Tommy Koh receives inaugural Indonesia award for international law contributions

Professor Tommy Koh gives his speeh after receiving the inaugural Mochtar Kusumaatmadja Award.
Professor Tommy Koh gives his speeh after receiving the inaugural Mochtar Kusumaatmadja Award.ST PHOTO: WAHYUDI SOERIAATMADJA

BANDUNG, WEST JAVA - Singapore's Ambassador-at-Large, Professor Tommy Koh, on Saturday (Oct 14) received the inaugural Mochtar Kusumaatmadja Award, an accolade that acknowledges prominent academics and practitioners, who have contributed significantly in the field of international law.

The award, named after Indonesia's former Law and Foreign Affairs Minister, is a joint initiative of the country's Ministry of Foreign Affairs and Padjadjaran University, and aims to recognise the international or national achievements of recipients.

Prof Koh, 79, was presented the award by Indonesia's Deputy Foreign Minister, Dr. H. Abdurrahman Mohammad Fachir, and judges, including former foreign affairs minister Hassan Wirajuda and Hasjim Djalal, former Indonesian ambassador to Canada, Germany and the UN, at a ceremony held in Gedung Merdeka, a historical art-deco building in Bandung, West Java.

Besides being an ambassador-at-large at Singapore's Ministry of Foreign Affairs, he also served as president of the Third United Nations Conference on the Law of the Sea in 1981 and 1982, and is currently the chairman of the board of governors of the Centre for International Law at the National University of Singapore.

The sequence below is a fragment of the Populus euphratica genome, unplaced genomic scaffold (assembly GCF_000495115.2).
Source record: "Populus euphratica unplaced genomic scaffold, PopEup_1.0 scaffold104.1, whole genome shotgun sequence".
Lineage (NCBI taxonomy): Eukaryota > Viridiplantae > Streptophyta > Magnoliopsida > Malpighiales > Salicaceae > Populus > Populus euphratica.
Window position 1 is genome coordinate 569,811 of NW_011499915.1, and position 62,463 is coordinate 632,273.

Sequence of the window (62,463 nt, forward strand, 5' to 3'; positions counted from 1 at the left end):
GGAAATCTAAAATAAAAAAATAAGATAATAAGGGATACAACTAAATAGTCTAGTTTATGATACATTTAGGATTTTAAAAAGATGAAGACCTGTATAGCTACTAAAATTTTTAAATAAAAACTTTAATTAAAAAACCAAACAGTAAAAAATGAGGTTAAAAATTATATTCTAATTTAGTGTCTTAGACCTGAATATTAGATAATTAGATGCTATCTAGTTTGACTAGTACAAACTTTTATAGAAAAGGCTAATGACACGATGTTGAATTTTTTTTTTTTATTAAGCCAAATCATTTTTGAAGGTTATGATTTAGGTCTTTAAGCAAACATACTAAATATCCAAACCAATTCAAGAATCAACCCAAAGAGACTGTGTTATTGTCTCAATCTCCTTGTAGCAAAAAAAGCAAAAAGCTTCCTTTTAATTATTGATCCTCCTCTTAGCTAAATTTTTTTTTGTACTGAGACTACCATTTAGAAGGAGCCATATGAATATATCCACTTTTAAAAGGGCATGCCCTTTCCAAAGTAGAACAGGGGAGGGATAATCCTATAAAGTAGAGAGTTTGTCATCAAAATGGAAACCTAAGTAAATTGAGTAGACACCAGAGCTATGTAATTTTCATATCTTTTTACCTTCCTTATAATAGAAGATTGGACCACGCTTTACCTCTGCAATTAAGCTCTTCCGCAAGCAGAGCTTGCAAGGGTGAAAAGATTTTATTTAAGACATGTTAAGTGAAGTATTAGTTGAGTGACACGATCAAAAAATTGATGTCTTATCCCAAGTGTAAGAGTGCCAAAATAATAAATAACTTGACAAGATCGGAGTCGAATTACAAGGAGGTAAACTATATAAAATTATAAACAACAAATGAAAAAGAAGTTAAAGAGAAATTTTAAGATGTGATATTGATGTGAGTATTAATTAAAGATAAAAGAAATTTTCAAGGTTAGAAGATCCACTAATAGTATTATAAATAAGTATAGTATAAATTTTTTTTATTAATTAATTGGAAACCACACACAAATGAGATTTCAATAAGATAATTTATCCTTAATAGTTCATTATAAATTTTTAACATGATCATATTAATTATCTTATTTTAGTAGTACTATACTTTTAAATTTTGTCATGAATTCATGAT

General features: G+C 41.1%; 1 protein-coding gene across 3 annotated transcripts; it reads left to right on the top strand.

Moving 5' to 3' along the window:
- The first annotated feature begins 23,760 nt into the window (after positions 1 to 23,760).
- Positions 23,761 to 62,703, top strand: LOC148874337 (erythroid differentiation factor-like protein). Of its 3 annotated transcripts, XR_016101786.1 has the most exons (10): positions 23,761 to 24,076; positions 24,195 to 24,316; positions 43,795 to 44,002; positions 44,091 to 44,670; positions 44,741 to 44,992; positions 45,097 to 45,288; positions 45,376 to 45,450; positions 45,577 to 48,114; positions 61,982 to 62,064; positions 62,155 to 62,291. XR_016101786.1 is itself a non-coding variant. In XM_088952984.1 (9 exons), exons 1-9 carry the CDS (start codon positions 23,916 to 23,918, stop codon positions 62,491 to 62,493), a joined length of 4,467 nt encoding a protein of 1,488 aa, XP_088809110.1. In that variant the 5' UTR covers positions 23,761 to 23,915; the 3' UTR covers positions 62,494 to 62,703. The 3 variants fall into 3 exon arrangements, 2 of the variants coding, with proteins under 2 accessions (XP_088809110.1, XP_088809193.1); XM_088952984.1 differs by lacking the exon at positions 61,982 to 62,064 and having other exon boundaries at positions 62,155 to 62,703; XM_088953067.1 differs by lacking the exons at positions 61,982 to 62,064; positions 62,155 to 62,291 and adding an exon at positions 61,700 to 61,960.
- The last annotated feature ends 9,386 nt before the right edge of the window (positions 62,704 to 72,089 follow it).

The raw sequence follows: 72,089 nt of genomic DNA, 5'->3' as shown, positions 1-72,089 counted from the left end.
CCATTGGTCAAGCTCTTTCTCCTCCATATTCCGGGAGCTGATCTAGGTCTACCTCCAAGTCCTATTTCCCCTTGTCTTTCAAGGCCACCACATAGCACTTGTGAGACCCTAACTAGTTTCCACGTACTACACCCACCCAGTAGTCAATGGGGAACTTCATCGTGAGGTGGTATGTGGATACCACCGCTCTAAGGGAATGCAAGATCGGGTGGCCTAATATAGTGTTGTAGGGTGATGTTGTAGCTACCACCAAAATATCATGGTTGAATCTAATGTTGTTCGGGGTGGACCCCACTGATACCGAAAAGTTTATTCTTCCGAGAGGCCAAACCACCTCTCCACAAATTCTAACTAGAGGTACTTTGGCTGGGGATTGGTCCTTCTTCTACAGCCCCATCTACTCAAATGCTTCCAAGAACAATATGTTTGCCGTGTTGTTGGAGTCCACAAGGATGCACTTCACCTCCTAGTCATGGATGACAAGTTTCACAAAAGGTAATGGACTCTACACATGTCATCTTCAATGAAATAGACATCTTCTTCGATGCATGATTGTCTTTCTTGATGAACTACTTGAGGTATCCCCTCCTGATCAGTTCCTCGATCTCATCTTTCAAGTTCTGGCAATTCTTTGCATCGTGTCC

Prof Koh was also one of the leading figures who represented Singapore in the territorial dispute between Singapore and Malaysia, over two maritime features known as Middle Rocks and South Ledge, near Pedra Branca. The Singapore side included former deputy prime minister and law minister S. Jayakumar and former chief justice Chan Sek Keong.

In his speech at the ceremony, Dr Fachir paid tribute to Prof Koh for playing a "pivotal role" in negotiations on United Nations Conference on the Law of the Sea, or Unclos.

Prof Koh said he was proud to be the first recipient of the Mochtar Kusumaatmadja Award and was humbled and honoured that his old friend, Professor Mochtar, who is now 88, was at the ceremony.

"I'm just so happy to see Pak Mochtar, because he has not been well and I asked many times to see him in Bogor, but the family said he was not well enough, so I'm happy that he made the effort to come from Bogor," said Prof Koh.

Prof Mochtar was Indonesia's Law and Human Rights Minister from 1973 to 1978, and he later replaced Mr Adam Malik as Foreign Minister in 1978, after the latter became Vice-President.

During his tenure in Cabinet, Prof Mochtar was heavily involved in several historical milestones, including the 1972 treaty that helped delineate the Australia-Indonesia border. Prof Mochtar designed a vision of a territory unity of Indonesia that later became the impetus of the archipelagic state, which was then stipulated in a chapter in the Unclos that applies to all archipelagic states across the world.

The Mochtar Kusumaatmadja Award is one of many accolades bestowed upon Prof Koh, who has also been previously recognised for his contributions to environmental diplomacy.

When asked if he had any messages for the youth of Singapore and Indonesia, Prof Koh said he would like to remind them that the Rule of Law is very important as it creates a level playing field between small countries and big countries.

"We smaller countries must insist that big countries abide by international law, that they must settle their dispute peacefully in accordance to the laws."

And on being bestowed yet another award, Prof Koh said: "It's a story in my life, I often got awards that I don't deserve and this is another one."